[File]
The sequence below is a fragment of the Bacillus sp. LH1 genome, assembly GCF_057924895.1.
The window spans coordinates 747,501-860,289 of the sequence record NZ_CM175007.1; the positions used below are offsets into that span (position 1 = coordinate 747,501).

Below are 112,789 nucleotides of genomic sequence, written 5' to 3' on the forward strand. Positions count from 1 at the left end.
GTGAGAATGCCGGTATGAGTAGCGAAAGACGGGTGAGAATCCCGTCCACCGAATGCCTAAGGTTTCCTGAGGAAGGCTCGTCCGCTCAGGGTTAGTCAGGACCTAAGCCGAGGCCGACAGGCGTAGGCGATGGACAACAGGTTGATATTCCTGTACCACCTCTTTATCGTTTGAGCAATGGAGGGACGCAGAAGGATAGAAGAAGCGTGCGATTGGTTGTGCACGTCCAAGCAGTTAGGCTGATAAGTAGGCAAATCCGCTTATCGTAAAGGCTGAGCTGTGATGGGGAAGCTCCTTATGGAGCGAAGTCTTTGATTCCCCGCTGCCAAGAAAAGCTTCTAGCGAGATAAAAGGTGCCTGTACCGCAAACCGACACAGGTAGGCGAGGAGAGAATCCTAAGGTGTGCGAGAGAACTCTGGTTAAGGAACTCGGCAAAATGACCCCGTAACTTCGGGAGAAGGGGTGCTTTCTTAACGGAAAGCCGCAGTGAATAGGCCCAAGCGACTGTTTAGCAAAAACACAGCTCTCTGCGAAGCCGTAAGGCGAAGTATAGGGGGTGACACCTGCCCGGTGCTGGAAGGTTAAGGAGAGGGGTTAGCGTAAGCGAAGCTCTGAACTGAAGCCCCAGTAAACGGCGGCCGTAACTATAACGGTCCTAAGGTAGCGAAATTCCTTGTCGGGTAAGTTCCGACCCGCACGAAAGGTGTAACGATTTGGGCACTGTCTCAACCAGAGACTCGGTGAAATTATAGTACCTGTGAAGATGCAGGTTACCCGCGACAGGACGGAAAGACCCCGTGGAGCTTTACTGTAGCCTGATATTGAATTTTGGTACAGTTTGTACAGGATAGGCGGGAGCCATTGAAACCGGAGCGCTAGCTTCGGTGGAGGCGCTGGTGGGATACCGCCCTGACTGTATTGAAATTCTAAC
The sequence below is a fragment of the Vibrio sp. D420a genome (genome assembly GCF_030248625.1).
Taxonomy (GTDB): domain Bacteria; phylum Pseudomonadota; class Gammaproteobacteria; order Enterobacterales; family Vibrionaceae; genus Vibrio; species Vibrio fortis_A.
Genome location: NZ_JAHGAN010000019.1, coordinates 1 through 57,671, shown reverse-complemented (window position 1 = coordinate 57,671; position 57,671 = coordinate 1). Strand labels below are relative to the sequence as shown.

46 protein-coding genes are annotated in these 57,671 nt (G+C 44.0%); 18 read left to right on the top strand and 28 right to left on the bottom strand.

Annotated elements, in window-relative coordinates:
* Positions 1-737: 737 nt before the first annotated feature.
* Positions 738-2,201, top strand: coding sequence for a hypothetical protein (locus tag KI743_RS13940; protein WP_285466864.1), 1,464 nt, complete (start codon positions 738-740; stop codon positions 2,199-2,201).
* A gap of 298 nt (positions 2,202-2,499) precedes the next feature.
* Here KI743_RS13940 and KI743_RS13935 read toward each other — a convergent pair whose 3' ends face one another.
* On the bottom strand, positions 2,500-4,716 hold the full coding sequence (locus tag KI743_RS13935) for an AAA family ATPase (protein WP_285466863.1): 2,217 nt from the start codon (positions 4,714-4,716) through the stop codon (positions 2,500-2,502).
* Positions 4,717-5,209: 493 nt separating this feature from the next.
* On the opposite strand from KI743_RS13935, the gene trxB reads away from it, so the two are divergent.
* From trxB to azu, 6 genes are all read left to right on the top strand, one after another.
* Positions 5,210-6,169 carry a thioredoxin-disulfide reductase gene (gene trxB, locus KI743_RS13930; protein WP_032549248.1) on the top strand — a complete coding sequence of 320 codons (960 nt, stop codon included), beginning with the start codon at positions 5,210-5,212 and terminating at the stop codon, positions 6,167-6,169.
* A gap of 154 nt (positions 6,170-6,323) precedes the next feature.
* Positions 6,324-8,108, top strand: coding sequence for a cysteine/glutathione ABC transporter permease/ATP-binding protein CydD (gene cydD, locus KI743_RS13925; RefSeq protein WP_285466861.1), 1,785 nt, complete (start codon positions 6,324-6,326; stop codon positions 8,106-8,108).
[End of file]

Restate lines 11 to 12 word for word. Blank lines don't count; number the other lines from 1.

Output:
* Positions 738-2,201, top strand: coding sequence for a hypothetical protein (locus tag KI743_RS13940; protein WP_285466864.1), 1,464 nt, complete (start codon positions 738-740; stop codon positions 2,199-2,201).
* A gap of 298 nt (positions 2,202-2,499) precedes the next feature.